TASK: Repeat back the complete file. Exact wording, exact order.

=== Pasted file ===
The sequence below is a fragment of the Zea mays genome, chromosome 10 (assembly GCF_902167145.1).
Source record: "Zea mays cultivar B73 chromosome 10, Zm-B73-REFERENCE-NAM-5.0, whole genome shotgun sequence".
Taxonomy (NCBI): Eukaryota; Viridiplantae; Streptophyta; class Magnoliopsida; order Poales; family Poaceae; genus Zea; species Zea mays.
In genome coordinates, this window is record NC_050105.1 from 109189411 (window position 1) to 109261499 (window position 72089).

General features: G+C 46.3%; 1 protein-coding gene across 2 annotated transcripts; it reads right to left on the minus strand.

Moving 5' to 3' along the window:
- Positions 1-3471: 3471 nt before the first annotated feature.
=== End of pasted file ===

The sequence below is a fragment of the Zea mays genome, chromosome 10 (assembly GCF_902167145.1).
Source record: "Zea mays cultivar B73 chromosome 10, Zm-B73-REFERENCE-NAM-5.0, whole genome shotgun sequence".
Taxonomy (NCBI): Eukaryota; Viridiplantae; Streptophyta; class Magnoliopsida; order Poales; family Poaceae; genus Zea; species Zea mays.
In genome coordinates, this window is record NC_050105.1 from 109189411 (window position 1) to 109261499 (window position 72089).

General features: G+C 46.3%; 1 protein-coding gene across 2 annotated transcripts; it reads right to left on the minus strand.

Moving 5' to 3' along the window:
- Positions 1-3471: 3471 nt before the first annotated feature.